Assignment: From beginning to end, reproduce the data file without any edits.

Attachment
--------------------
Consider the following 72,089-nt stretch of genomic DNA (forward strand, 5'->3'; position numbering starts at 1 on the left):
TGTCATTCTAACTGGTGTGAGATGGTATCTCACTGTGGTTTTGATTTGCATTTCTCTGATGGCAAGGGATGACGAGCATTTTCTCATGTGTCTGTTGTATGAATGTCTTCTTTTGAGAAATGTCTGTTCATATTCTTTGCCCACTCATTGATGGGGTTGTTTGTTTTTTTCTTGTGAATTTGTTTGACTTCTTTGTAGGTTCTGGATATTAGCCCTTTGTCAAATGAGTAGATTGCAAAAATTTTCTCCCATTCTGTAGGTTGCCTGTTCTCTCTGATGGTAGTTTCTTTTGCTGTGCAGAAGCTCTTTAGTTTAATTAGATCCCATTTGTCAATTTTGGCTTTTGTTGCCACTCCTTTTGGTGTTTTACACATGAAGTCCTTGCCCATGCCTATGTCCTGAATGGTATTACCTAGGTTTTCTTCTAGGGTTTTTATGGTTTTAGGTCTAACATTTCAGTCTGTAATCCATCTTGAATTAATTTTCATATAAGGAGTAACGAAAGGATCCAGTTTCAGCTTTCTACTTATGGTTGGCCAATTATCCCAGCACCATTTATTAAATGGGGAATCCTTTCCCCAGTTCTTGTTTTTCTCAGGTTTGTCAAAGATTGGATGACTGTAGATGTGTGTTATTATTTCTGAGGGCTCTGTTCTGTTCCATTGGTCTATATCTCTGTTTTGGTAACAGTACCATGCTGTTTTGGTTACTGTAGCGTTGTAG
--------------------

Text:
Consider the following 72,089-nt stretch of genomic DNA (forward strand, 5'->3'; position numbering starts at 1 on the left):
TGTCATTCTAACTGGTGTGAGATGGTATCTCACTGTGGTTTTGATTTGCATTTCTCTGATGGCAAGGGATGACGAGCATTTTCTCATGTGTCTGTTGTATGAATGTCTTCTTTTGAGAAATGTCTGTTCATATTCTTTGCCCACTCATTGATGGGGTTGTTTGTTTTTTTCTTGTGAATTTGTTTGACTTCTTTGTAGGTTCTGGATATTAGCCCTTTGTCAAATGAGTAGATTGCAAAAATTTTCTCCCATTCTGTAGGTTGCCTGTTCTCTCTGATGGTAGTTTCTTTTGCTGTGCAGAAGCTCTTTAGTTTAATTAGATCCCATTTGTCAATTTTGGCTTTTGTTGCCACTCCTTTTGGTGTTTTACACATGAAGTCCTTGCCCATGCCTATGTCCTGAATGGTATTACCTAGGTTTTCTTCTAGGGTTTTTATGGTTTTAGGTCTAACATTTCAGTCTGTAATCCATCTTGAATTAATTTTCATATAAGGAGTAACGAAAGGATCCAGTTTCAGCTTTCTACTTATGGTTGGCCAATTATCCCAGCACCATTTATTAAATGGGGAATCCTTTCCCCAGTTCTTGTTTTTCTCAGGTTTGTCAAAGATTGGATGACTGTAGATGTGTGTTATTATTTCTGAGGGCTCTGTTCTGTTCCATTGGTCTATATCTCTGTTTTGGTAACAGTACCATGCTGTTTTGGTTACTGTAGCGTTGTAG